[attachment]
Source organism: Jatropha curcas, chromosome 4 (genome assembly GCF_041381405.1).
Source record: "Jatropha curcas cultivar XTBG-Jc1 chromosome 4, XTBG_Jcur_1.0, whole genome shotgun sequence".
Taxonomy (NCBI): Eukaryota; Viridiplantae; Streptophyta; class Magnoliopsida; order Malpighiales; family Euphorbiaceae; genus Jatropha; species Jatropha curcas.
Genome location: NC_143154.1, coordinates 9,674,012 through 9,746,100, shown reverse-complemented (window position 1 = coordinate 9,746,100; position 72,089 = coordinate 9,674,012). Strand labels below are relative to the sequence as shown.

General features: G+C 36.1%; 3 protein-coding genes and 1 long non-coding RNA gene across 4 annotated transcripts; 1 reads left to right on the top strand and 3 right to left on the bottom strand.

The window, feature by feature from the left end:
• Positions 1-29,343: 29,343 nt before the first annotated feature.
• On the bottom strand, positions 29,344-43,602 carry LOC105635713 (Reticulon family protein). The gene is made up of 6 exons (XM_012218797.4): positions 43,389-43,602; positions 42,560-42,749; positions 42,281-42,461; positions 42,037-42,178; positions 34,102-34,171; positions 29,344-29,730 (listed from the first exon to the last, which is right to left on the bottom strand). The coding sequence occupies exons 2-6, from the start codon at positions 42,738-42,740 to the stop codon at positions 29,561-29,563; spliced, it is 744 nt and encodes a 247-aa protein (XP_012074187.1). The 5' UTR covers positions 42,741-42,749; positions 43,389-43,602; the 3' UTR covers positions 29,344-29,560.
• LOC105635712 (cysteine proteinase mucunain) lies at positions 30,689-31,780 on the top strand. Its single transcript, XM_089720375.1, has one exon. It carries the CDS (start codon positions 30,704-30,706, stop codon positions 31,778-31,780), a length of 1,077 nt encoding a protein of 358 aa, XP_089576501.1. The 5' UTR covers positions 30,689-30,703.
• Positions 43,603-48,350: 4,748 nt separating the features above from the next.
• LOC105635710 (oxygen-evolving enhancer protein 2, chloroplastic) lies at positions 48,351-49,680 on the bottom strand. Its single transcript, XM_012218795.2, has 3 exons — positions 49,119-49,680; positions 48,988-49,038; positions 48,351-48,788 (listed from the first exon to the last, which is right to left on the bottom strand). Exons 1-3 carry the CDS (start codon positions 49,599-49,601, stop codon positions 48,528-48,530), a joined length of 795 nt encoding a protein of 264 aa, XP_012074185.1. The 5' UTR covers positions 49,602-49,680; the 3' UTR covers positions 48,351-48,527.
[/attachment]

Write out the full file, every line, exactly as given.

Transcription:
Source organism: Jatropha curcas, chromosome 4 (genome assembly GCF_041381405.1).
Source record: "Jatropha curcas cultivar XTBG-Jc1 chromosome 4, XTBG_Jcur_1.0, whole genome shotgun sequence".
Taxonomy (NCBI): Eukaryota; Viridiplantae; Streptophyta; class Magnoliopsida; order Malpighiales; family Euphorbiaceae; genus Jatropha; species Jatropha curcas.
Genome location: NC_143154.1, coordinates 9,674,012 through 9,746,100, shown reverse-complemented (window position 1 = coordinate 9,746,100; position 72,089 = coordinate 9,674,012). Strand labels below are relative to the sequence as shown.

General features: G+C 36.1%; 3 protein-coding genes and 1 long non-coding RNA gene across 4 annotated transcripts; 1 reads left to right on the top strand and 3 right to left on the bottom strand.

The window, feature by feature from the left end:
• Positions 1-29,343: 29,343 nt before the first annotated feature.
• On the bottom strand, positions 29,344-43,602 carry LOC105635713 (Reticulon family protein). The gene is made up of 6 exons (XM_012218797.4): positions 43,389-43,602; positions 42,560-42,749; positions 42,281-42,461; positions 42,037-42,178; positions 34,102-34,171; positions 29,344-29,730 (listed from the first exon to the last, which is right to left on the bottom strand). The coding sequence occupies exons 2-6, from the start codon at positions 42,738-42,740 to the stop codon at positions 29,561-29,563; spliced, it is 744 nt and encodes a 247-aa protein (XP_012074187.1). The 5' UTR covers positions 42,741-42,749; positions 43,389-43,602; the 3' UTR covers positions 29,344-29,560.
• LOC105635712 (cysteine proteinase mucunain) lies at positions 30,689-31,780 on the top strand. Its single transcript, XM_089720375.1, has one exon. It carries the CDS (start codon positions 30,704-30,706, stop codon positions 31,778-31,780), a length of 1,077 nt encoding a protein of 358 aa, XP_089576501.1. The 5' UTR covers positions 30,689-30,703.
• Positions 43,603-48,350: 4,748 nt separating the features above from the next.
• LOC105635710 (oxygen-evolving enhancer protein 2, chloroplastic) lies at positions 48,351-49,680 on the bottom strand. Its single transcript, XM_012218795.2, has 3 exons — positions 49,119-49,680; positions 48,988-49,038; positions 48,351-48,788 (listed from the first exon to the last, which is right to left on the bottom strand). Exons 1-3 carry the CDS (start codon positions 49,599-49,601, stop codon positions 48,528-48,530), a joined length of 795 nt encoding a protein of 264 aa, XP_012074185.1. The 5' UTR covers positions 49,602-49,680; the 3' UTR covers positions 48,351-48,527.